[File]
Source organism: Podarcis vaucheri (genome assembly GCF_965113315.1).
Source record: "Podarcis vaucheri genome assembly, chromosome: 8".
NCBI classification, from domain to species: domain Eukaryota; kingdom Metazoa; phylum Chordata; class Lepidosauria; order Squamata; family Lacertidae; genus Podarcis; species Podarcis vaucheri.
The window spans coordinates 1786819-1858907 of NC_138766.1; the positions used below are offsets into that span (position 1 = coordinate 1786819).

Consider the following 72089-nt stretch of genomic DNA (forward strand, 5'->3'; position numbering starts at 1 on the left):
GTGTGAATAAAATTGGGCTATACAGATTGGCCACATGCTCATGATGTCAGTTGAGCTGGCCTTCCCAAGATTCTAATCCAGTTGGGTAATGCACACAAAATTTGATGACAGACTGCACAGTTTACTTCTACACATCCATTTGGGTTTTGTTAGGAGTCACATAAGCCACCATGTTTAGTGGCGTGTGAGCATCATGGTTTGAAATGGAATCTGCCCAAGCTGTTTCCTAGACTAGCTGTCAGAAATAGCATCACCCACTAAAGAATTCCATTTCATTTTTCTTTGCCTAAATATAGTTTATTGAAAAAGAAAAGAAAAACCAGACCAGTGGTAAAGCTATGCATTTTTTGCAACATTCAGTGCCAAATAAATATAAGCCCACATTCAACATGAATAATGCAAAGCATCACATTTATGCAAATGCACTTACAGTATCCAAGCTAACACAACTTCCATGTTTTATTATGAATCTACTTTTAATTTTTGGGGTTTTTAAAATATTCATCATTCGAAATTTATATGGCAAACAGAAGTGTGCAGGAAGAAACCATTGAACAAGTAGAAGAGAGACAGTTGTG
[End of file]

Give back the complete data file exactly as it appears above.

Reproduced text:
Source organism: Podarcis vaucheri (genome assembly GCF_965113315.1).
Source record: "Podarcis vaucheri genome assembly, chromosome: 8".
NCBI classification, from domain to species: domain Eukaryota; kingdom Metazoa; phylum Chordata; class Lepidosauria; order Squamata; family Lacertidae; genus Podarcis; species Podarcis vaucheri.
The window spans coordinates 1786819-1858907 of NC_138766.1; the positions used below are offsets into that span (position 1 = coordinate 1786819).

Consider the following 72089-nt stretch of genomic DNA (forward strand, 5'->3'; position numbering starts at 1 on the left):
GTGTGAATAAAATTGGGCTATACAGATTGGCCACATGCTCATGATGTCAGTTGAGCTGGCCTTCCCAAGATTCTAATCCAGTTGGGTAATGCACACAAAATTTGATGACAGACTGCACAGTTTACTTCTACACATCCATTTGGGTTTTGTTAGGAGTCACATAAGCCACCATGTTTAGTGGCGTGTGAGCATCATGGTTTGAAATGGAATCTGCCCAAGCTGTTTCCTAGACTAGCTGTCAGAAATAGCATCACCCACTAAAGAATTCCATTTCATTTTTCTTTGCCTAAATATAGTTTATTGAAAAAGAAAAGAAAAACCAGACCAGTGGTAAAGCTATGCATTTTTTGCAACATTCAGTGCCAAATAAATATAAGCCCACATTCAACATGAATAATGCAAAGCATCACATTTATGCAAATGCACTTACAGTATCCAAGCTAACACAACTTCCATGTTTTATTATGAATCTACTTTTAATTTTTGGGGTTTTTAAAATATTCATCATTCGAAATTTATATGGCAAACAGAAGTGTGCAGGAAGAAACCATTGAACAAGTAGAAGAGAGACAGTTGTG